Diabetic foot ulcers are wounds on the feet that take longer than six weeks to heal and effect approx. 15% of diabetic patients.
Foot ulcers are very serious, as the risk of lower-extremity amputation is significantly increased in these patients. Diabetes is still the leading cause of no traumatic lower limb amputations totalling (85%).
Generally diabetic wounds are caused by nerve or circulation complications and bony deformity. Ulcer may take weeks to months to heal and are generally painless, due to sensation loss in the feet.
Nerve damage due to diabetes causes altered or complete loss of feeling in the foot and/or leg, which is known as peripheral neuropathy. Trauma and injury to the foot may go unnoticed and due to the delay in treatment can become infected or ulcerate.
Vascular disease is also a common problem in diabetes, mainly affecting the small blood vessels. This reduction in blood flow may lead to ulceration, and is further aggravated by smoking.
Causes of Diabetic Foot Ulcers:
- Peripheral Neuropathy.
- Arterial disease or atherosclerosis.
- Long term complication of diabetes.
- Biomechanical abnormalities and/ or bony deformities.
- Inappropriate footwear.
- Foreign bodies.
- Barefoot walking.
- Sheer force, friction and blisters.
Symptoms of Diabetic Foot Ulcers:
- Skin discolouration (red, purple, brown).
- Skin break.
- Blood, fluid or discharge.
- Hard thickened skin.
- Signs of infection with or without the sensation of pain (redness, heat, swelling, pus, odour).
Treatment for Diabetes Foot Ulcers:
- Regular removal of hard skin and dead tissue by a podiatrist.
- Regular wound dressings to maintain an optimum environment for wound healing.
- Vascular surgery to increase blood flow to the legs and feet to allow healing.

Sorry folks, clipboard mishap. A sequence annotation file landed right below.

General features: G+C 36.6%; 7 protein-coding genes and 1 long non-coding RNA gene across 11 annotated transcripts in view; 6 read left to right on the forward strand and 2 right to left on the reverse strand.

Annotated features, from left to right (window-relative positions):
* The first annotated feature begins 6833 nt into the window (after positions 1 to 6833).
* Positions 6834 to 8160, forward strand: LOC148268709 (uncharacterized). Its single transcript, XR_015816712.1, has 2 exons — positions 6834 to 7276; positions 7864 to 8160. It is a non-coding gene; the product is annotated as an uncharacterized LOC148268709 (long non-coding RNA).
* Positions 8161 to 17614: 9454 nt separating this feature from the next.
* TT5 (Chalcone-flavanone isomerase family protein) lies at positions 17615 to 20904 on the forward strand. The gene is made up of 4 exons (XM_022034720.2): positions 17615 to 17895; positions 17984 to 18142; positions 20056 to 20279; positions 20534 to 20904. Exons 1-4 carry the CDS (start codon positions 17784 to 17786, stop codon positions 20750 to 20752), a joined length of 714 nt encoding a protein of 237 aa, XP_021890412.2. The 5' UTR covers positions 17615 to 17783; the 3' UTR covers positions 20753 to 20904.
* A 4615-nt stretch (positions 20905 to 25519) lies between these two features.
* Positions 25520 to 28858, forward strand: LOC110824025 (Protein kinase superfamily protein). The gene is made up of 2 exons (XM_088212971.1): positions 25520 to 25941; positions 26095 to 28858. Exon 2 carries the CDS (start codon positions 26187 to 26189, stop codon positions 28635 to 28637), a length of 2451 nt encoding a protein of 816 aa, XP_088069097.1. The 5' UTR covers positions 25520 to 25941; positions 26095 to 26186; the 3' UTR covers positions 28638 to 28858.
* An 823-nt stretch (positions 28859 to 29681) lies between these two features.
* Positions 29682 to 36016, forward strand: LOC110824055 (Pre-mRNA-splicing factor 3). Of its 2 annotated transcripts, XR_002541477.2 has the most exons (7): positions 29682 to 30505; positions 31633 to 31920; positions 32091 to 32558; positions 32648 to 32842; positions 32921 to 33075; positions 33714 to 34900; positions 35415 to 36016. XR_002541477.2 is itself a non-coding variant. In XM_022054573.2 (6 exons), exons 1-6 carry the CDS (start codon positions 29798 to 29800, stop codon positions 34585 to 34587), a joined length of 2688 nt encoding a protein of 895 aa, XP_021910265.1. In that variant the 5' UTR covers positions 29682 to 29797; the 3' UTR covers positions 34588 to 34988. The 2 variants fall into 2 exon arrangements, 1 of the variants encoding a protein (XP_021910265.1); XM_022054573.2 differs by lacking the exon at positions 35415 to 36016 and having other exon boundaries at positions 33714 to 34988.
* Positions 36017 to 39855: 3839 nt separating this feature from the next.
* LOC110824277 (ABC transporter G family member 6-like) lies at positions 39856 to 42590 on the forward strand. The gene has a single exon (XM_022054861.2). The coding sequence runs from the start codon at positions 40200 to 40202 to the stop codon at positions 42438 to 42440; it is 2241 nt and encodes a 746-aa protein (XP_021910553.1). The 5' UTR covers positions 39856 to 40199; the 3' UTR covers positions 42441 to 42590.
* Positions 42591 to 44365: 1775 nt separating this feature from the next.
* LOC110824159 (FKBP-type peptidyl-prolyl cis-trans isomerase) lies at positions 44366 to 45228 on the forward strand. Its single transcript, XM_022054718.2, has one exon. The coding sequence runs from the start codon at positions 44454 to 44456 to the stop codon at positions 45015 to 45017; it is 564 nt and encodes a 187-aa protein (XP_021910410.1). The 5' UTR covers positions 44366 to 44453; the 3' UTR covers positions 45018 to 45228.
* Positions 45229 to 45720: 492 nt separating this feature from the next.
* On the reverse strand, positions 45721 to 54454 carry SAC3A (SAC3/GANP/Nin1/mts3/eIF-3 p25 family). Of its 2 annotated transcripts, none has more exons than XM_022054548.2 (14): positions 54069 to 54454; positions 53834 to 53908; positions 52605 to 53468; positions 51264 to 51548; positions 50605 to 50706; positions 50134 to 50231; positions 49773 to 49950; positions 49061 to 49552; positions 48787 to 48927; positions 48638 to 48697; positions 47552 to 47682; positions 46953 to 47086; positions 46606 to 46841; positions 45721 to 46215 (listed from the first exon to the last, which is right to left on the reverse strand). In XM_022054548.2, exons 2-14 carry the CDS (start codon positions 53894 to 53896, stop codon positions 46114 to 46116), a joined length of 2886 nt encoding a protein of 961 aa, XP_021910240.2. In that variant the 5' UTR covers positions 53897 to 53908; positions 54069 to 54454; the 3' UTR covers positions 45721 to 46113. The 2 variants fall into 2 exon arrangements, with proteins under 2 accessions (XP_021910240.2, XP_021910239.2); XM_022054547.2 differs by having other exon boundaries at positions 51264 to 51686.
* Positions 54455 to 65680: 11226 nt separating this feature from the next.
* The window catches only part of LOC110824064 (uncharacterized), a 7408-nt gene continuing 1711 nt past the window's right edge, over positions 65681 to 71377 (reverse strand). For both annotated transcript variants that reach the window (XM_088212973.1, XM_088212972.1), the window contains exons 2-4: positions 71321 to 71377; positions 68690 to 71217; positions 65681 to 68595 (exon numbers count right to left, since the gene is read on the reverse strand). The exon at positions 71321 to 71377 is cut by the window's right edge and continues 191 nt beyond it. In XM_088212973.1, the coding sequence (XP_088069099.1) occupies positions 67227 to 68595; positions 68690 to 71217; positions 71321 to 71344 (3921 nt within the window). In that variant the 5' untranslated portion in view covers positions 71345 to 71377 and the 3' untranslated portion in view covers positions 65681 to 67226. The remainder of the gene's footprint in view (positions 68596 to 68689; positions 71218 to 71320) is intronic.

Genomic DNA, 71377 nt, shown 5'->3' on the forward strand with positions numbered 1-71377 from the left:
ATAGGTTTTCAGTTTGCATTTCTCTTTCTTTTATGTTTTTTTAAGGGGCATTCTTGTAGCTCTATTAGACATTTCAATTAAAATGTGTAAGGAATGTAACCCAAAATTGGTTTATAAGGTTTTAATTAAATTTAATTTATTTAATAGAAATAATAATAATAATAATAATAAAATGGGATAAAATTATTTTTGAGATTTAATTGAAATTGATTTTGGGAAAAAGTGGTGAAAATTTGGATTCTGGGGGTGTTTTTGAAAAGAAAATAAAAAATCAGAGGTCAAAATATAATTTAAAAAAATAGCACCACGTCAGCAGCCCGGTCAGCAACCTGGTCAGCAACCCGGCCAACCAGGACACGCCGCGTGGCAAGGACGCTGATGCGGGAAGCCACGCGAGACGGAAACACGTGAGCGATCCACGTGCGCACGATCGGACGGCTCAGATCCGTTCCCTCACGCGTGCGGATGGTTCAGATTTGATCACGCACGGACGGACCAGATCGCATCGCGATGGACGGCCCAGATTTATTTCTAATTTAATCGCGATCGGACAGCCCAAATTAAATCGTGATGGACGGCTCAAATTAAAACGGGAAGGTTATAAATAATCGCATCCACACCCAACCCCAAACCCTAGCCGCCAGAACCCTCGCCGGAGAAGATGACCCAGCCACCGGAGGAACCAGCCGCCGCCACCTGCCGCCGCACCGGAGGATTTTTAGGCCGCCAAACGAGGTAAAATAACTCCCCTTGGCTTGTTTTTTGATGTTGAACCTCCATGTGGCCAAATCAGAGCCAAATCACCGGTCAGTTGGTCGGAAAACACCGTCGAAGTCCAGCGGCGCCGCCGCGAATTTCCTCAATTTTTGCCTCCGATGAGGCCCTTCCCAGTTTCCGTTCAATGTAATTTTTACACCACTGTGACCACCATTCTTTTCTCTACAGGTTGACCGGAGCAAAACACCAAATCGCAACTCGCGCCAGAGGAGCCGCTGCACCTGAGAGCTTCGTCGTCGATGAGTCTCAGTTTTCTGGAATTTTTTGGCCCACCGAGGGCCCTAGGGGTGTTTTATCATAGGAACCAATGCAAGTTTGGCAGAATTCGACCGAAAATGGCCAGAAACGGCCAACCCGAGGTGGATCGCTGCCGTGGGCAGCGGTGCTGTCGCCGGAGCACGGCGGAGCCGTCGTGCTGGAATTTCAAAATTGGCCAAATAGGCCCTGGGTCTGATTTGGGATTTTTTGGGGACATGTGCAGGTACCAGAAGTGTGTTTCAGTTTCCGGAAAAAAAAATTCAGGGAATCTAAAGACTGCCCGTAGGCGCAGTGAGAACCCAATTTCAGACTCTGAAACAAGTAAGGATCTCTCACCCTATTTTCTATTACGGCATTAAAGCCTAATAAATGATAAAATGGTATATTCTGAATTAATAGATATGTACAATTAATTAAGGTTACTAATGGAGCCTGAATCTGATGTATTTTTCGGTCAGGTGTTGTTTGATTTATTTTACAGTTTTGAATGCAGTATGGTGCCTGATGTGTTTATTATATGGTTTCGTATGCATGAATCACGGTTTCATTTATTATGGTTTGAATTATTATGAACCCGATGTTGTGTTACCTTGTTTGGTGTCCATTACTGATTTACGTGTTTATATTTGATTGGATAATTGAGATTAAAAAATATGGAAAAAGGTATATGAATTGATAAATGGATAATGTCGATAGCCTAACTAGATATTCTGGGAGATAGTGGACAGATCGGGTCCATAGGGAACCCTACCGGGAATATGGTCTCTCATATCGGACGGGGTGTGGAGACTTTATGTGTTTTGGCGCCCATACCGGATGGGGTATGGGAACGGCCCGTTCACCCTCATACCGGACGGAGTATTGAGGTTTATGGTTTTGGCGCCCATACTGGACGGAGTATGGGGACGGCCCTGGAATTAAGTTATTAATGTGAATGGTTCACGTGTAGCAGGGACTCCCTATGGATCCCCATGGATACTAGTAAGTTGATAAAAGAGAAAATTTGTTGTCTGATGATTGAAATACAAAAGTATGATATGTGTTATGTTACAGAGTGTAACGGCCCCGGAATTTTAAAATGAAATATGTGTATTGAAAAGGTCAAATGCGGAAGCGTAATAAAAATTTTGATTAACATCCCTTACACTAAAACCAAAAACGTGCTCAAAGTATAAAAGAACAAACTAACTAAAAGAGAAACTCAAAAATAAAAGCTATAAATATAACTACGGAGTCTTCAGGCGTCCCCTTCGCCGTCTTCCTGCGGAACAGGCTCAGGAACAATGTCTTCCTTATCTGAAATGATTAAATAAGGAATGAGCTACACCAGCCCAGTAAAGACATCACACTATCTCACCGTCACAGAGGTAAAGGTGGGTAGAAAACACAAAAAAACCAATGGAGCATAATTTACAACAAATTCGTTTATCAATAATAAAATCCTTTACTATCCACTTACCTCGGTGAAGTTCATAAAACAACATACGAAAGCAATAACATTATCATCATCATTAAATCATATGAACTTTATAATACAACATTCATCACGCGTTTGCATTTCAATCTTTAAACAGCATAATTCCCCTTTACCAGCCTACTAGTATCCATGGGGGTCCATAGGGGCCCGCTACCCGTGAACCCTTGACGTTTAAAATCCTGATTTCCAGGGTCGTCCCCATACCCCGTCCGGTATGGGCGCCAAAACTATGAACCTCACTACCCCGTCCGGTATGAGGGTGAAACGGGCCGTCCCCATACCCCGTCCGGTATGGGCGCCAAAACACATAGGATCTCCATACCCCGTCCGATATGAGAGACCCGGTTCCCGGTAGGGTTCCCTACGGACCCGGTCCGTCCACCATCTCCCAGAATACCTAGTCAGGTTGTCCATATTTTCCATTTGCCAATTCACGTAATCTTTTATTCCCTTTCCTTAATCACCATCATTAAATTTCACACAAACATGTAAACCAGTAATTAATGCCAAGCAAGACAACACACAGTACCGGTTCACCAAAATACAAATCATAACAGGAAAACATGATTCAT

- Antibiotics for any infections.
- Offloading footwear or air cast walkers to reduce pressure and callus.
- Orthopaedic surgery of any bony prominence if required.
- Amputation if there is bone infection and intravenous antibiotics fail.
- Diabetes Specialist to regulate and control blood sugar levels and diabetes.
Prevention of Diabetes Foot Ulcers:
- Education on daily diabetes foot care by a podiatrist.
- General foot care such as nails and hard skin to be regularly treated by a podiatrist.
- 3-12 monthly diabetes foot risk assessment undertaken by a podiatrist.
- Fitted for appropriate supportive footwear.
- Long term offloading foot orthotics if require to evenly distribute pressure on the soles of the feet.
- Regular 6-12 monthly visits to a diabetes educator on how to manage your diabetes.
- GP management of diabetes and 3 monthly blood test to monitor blood sugar levels.
- Good diet and regular exercise.
Do not delay your diabetes foot risk assessment any longer. Have our podiatrist at Well Heeled Podiatry assess your feet, treat any foot issue and provide you with education on how to best care for your feet to avoid any complications.